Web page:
United We Spy: Ally Carter

My name is Cammie Morgan and I used to be a spy.

Oops, wrong character and wrong program.

 

Sort of.

Honestly though, Ally Carter’s Gallagher Girls series has evolved into an episode of Burn Notice if it had Covert Affairs slightly dumber baby.

That’s not entirely a bad thing.

In a lot of ways it breathed life into what otherwise had a tendency to be a rather fluff oriented YA series with the mentions of spies in there for the pitching purpose.

I’ll admit a book or two of this sort of series I’d buy, but for longevity purposes…no.  It just doesn’t work.

Luckily for Carter, she decided to add a plot halfway through the series.  But unfortunately for her, it also made the series a bit disjointed.

And there were definitely jumping the shark moments.

Don’t get me wrong, I really enjoyed this book by itself.  I thought it was pretty action paced and it really was like watching a TV show-minus Jeffrey Donovan’s butt, though there’s plenty of book eye candy to make up for it.  It was just that…well, the tone in the last few installments in this series is just too different than the first.

And yeah, I as I said before I get why Carter had to do it.  And if this would’ve been a standalone I would’ve been wowed.  This book kept me on edge, but a series finale?

Sigh.

It’s true most of the loose ends are tied and we find out what happens to Cammie and the rest of the gang, but I felt like Carter lost the spirit of the original novel.  And what the heck ever happened to Josh?  I almost feel like now that I could skip the first, maybe even the second book in the series and be okay.

I guess it sort of helps that I had no idea what I was reading for about fifty pages because it’s been like a year and a half since the last one of these books have been released.

But I’m always confused.  And noticing the difference in tone is a bit different than details.

Another issue I had with this book is how far away it’s gotten from reality.

I get it’s a book about spies.  But the Gallagher Girls world has always been more rooted in realism like the USA shows than more Bond or Austin Powers like.

Stuff that happened in this book was more Bond like.  Okay, so there’s no Aston Martin or cool gadgets, but there are moments where you have to just let go of all logic and thought.

Yes, I get it’s the spy genre.  But really, really.

Have an element of realism.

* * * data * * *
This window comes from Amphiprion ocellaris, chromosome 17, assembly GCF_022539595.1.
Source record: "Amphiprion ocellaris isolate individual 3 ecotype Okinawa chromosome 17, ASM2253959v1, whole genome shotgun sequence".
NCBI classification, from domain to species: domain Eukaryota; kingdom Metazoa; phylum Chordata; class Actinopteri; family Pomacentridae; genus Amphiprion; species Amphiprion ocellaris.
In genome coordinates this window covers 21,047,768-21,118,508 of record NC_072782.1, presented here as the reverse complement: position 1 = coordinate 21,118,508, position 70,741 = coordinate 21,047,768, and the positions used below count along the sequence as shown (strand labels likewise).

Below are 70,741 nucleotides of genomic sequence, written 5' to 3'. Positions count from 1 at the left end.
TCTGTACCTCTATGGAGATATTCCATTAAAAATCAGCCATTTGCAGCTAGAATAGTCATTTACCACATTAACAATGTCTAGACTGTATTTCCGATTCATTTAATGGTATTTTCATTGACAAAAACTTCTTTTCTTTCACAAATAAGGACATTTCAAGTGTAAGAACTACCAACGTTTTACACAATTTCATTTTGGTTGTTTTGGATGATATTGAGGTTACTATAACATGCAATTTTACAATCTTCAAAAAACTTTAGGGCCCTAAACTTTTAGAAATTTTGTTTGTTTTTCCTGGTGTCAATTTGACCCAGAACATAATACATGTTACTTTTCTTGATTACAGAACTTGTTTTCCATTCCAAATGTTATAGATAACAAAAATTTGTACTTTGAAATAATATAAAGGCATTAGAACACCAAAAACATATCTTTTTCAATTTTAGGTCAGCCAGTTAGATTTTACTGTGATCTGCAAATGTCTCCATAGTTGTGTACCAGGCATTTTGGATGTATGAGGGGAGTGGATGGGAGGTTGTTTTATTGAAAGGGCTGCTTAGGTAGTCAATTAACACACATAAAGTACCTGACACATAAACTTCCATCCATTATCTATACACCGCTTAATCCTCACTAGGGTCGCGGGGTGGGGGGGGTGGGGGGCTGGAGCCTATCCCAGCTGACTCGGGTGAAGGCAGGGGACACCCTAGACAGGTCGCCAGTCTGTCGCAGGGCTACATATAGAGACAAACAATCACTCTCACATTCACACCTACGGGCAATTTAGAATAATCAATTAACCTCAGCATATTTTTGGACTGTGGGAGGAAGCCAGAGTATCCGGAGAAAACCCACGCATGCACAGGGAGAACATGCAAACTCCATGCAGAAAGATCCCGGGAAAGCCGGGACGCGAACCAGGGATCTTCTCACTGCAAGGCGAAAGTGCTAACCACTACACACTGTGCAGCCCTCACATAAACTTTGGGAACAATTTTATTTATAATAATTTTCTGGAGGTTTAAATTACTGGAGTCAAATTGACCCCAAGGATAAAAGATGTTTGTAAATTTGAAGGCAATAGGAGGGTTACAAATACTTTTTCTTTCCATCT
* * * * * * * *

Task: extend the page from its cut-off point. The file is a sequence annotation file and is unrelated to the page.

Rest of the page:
Yes, I guess there were some moments, but honestly Cammie really wasn’t that great of a spy throughout the majority of this one. She should’ve been caught and killed by the Circle several times.  I felt like the resolution was just too easy.

Did that take away from my enjoyment of the book…yes and no.  It reminds me sort of one my favorite movies, Indiana Jones and the Temple of Doom.

Yes, I like that Indiana Jones movie even though most of the critical universe hates it.  And I can perfectly understand their hatred.  Short Round is annoying.  Willie Scott…well, she should just be glad she married the director.  But there’s something about the movie that is just charming to me.  It’s cheesiness, the fact that the plot is so overly dramatic, or maybe the fact that it just works with what it has.  That’s what this book sort of reminds me of, but its better than the movie (sort of).  Like the movie, it has very glaring faults.  Fans of the series are probably going to ignore them and just enjoy reading their series finale.

For me though, while I did enjoy reading this book and am glad that Carter has written a relatively satisfying conclusion that involved no demon babies or teen marriage, admittedly I’m still slightly dissatisfied.  And I don’t entirely blame her.  I almost feel like this series was written into a corner.  The first book read like a standalone, the second seemed to have more of a series feel but still…then the third and after total departure.  While it was exciting it did jump the shark and I feel the original tone of the series is long lost just like the character Josh (who btw, I never really did like, but I would’ve liked to known what happened to him).

Overall Rating: Seven out of ten secret agents.  A good book, but not my favorite installment of the series.

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